When I was in Manhattan last year I was giving a friend instructions on how to get to my apartment; I told her "There's a Starbucks on the corner," and she laughed hysterically.

Because there is a Starbucks on every single corner.

This clip perfectly captures what I love about the Aussie sense of humour.

Strangely, it also makes me miss Manhattan.

Saturday, March 26, 2011


Stop what you're doing, sit down, watch these videos.
Isn't the (blog) world a wonderful place?
So much beauty.

Tuesday, March 22, 2011


This painting by Grace Cossington Smith is called "The sock knitter". It was the first painting this young Australian artist exhibited in 1915.

I've seen this painting many times and always loved it. It calms and soothes me. Upon my return from Sewjourn last Monday I suddenly felt a need to revisit the painting. It captures the feeling I had as I sat in the studio with my fellow bloggers and concentrated on my newfound hobby - crochet.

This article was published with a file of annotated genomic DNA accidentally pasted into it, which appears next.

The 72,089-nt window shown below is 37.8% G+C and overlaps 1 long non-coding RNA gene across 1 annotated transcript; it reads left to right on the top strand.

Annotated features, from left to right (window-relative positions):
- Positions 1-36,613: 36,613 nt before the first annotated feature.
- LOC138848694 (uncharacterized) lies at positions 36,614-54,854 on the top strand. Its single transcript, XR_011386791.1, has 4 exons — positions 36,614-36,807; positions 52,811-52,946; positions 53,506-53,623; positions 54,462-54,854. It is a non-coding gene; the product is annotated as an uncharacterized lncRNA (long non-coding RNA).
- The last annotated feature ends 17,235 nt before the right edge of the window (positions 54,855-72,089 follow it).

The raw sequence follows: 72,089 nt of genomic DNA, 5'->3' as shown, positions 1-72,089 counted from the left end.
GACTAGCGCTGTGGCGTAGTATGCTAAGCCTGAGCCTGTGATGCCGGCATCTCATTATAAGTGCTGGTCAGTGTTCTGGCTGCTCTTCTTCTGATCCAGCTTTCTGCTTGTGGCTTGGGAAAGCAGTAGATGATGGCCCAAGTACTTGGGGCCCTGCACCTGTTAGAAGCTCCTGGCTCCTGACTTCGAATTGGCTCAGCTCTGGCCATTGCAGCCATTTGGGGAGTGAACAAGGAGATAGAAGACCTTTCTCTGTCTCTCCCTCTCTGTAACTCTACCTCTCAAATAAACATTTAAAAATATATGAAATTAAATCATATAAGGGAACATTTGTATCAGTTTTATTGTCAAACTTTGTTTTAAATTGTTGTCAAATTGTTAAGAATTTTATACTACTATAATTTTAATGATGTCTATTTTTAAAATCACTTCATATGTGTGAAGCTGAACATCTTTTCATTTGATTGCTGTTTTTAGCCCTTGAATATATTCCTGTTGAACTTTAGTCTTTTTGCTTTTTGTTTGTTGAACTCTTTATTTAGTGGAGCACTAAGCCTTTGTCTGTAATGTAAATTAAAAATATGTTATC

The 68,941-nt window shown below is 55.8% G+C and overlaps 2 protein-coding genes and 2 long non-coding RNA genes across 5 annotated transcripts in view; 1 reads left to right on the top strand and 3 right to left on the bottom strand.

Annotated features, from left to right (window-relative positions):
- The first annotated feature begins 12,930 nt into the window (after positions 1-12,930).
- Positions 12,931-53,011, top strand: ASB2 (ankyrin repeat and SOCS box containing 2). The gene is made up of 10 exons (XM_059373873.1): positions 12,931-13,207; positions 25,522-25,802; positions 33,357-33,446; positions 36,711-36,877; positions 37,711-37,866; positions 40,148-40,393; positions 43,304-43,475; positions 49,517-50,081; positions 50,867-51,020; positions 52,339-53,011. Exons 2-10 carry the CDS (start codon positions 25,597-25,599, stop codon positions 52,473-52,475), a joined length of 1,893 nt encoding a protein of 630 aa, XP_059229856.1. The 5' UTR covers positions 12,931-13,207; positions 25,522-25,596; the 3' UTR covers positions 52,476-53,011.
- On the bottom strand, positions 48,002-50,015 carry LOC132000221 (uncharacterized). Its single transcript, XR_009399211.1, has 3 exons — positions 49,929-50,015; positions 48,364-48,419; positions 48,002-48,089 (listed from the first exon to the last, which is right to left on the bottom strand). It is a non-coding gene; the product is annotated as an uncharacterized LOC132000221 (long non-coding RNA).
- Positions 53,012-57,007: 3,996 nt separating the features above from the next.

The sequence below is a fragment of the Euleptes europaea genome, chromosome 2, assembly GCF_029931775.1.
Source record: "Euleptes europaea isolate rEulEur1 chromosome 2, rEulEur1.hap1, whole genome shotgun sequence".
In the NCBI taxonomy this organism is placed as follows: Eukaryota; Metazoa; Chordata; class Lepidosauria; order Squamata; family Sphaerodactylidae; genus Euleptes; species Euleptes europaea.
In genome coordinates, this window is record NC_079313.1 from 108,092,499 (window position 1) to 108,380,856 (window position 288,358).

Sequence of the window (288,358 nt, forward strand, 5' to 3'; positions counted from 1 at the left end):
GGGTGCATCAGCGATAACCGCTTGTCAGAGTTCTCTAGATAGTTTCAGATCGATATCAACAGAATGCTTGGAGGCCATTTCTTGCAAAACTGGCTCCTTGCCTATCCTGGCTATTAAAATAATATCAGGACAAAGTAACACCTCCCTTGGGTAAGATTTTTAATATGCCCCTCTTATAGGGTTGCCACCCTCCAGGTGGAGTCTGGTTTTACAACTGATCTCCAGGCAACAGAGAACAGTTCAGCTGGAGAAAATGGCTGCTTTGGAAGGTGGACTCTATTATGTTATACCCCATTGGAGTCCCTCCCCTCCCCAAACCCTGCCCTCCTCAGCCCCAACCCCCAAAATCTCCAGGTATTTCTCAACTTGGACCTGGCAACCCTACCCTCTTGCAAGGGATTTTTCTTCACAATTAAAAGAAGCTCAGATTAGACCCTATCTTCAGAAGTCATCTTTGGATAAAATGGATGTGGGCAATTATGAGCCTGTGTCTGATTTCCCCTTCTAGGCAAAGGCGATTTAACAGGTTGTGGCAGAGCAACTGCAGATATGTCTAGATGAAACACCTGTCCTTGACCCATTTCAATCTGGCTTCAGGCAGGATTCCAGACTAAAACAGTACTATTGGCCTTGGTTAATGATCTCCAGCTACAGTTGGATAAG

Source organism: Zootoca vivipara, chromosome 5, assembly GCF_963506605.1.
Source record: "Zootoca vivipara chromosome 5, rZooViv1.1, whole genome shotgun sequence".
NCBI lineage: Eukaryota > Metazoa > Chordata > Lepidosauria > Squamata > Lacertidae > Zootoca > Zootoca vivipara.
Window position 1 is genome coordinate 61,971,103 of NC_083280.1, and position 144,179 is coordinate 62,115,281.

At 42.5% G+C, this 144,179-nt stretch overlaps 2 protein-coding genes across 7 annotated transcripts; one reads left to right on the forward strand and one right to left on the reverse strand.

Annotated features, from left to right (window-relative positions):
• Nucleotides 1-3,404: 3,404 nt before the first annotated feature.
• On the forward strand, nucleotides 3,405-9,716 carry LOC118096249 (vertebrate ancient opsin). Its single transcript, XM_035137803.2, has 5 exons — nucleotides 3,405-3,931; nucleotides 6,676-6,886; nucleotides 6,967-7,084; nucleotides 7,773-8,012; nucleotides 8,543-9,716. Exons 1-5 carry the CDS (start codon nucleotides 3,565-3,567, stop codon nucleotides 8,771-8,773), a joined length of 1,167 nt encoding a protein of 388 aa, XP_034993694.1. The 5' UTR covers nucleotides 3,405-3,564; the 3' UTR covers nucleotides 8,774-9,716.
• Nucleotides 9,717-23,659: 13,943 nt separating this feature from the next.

I think I'm the quietest of the bloggers at Sewjourn. I adored sitting on the brown velvet sofa at the edge of the room and listening to the chatter and laughter. I spoke up once or twice, when I felt like it, but mostly I just listened and loved.

I suppose that listening and loving has been my hobby for many years now, and is probably the reason I was first attracted to blogs and their commentboxes. When I read a person's blog I can get that rare and wonderful insight into her view of life, and there's no pressure to comment back. Oh I know, there are statistics to think of, blog traffic and number of hits and commentbox counters. But my favourite thing is to read, listen, ponder, love.... and then put some words into a box and send it on its way.

Sewjourn reminded me how important it is to slow down and take time to just listen and feel and think. It doesn't necessary help or solve, it doesn't always improve or illuminate, but that's all right. There's no rush.

Blogging often feels like a mad rush. Quickly typing up experiences before they're forgotten, linking, photographing, inserting. And yet blogging, at its very best, has led me to wonderful moments of quiet appreciation such as my treasured trips to Sewjourn. Moments of reflection in the midst of a group of women I could only have met via blogging.